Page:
Musical Chairs

Currently I work a very WIDE room for my freshman composition class. I’d estimate it’s about four seats deep and ten seats wide. When I lead a standard class discussion, I have to march the length of the room — from the door to the window at the far end — and project my voice rather loudly when I’m on one side or the other. But that doesn’t bother me. What’s troubling is that it spreads the students far apart from each other. It divides them; and there is a sort of “faction” mentality that seems evident to me when debates get hot: one side argues against the other, from the comfortable distance of the double-wide trailer sized room.

You don’t have to be a communications theorist to recognize that students tend to territorialize their space in a learning environment. —Musical Chairs (Pedablogue)

Last fall, whenever a student got up to give an oral presentation, I would sit in their vacated seat. I enjoyed the chance to see the room from so many different perspectives.

This great entry on classroom space got me thinking a little more about how my students’ relationships with each other in the blogosphere affects the in-class dynamic.

In the past, when I’ve offered a free, no-bad-consequences draft review, I’m always disappointed at how few students take me up on it. I did notice that some of the same students who wouldn’t submit rough drafts would have at least something prepared for an oral report. Perhaps they don’t mind getting a zero on a rough draft when I’m the only one who knows they didn’t do the work, but when I call on their name for their oral presentation, they didn’t want to have to say “I’m not prepared” in front of their peers.

I thought I’d try to put this phenomenon to use, and started planning informal oral presentations a day or two before a rough draft was due. I eased the freshmen into it by letting them present on a personal topic of their own choice, so they would feel more comfortable presenting. For all my classes, I made it clear I wouldn’t mark them down for saying “um” or for fidgeting.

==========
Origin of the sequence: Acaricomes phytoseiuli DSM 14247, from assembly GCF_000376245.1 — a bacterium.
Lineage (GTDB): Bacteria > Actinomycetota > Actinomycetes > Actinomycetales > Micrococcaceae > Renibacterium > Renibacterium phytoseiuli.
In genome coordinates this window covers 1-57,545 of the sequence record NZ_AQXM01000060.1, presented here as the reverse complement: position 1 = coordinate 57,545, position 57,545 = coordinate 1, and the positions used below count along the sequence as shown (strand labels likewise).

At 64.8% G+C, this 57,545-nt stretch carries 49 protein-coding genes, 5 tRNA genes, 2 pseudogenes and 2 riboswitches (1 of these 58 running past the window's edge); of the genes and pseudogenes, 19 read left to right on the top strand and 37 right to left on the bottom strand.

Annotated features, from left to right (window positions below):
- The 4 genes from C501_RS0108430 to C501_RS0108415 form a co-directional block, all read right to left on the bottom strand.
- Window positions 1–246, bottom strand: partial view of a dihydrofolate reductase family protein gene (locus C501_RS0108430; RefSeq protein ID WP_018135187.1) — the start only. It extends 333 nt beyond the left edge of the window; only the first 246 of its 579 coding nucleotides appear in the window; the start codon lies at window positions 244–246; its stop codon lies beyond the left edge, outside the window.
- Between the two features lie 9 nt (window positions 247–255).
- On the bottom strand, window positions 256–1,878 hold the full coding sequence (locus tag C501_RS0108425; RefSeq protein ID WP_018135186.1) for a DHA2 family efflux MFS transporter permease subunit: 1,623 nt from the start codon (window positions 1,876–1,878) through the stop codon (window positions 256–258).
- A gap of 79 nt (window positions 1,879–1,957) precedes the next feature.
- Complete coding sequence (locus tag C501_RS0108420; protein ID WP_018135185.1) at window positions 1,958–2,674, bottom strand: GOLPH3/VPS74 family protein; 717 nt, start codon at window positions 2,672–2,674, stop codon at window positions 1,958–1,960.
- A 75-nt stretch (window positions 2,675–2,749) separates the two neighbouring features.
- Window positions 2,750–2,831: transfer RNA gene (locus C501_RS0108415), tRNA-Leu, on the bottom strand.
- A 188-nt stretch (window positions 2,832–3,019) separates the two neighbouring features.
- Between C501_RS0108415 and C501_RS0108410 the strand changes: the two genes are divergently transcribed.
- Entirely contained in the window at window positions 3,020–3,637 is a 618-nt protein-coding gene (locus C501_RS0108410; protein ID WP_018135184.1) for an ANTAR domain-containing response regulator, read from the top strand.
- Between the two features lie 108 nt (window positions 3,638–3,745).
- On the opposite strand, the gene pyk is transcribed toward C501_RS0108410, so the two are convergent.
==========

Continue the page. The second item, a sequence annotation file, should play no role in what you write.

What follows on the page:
While I saw the oral presentations as a way for students to try out new ideas without necessarily churning out pages and pages of detailed support, and while I thought the student papers improved markedly after we workshopped the thesis statements and supporting ideas the students floated during their informal presentations, too often the students were simply focused on getting through the presentation.

Displaced from the comfortable anonymity of their accustomed seat, students felt too vulnerable to appreciate constructive criticism. I graded the oral presentations very generously, because I wanted to reward and encourage the process rather than evaluate the product, but the anxieties students felt about performing made their way into their evaluations at the end of the course. Students didn’t mention how much better their writing was as a result of their oral ordeals. Some even complained that their peers’ presentations were so lame and repetitive that they would have preferred me to lecture more. My efforts to create a more student-centered learning environment seemed to invite a backlash. So a little reorganization was clearly in order.

This term, I’ve drastically reduced my reliance on formal student presentations. I let students know I don’t want them to enter the classroom as a blank slate. In my lit classes, I’ve been distributing the teaching task, diffusing it among the whole student body, making it part of the routine environment of the classroom.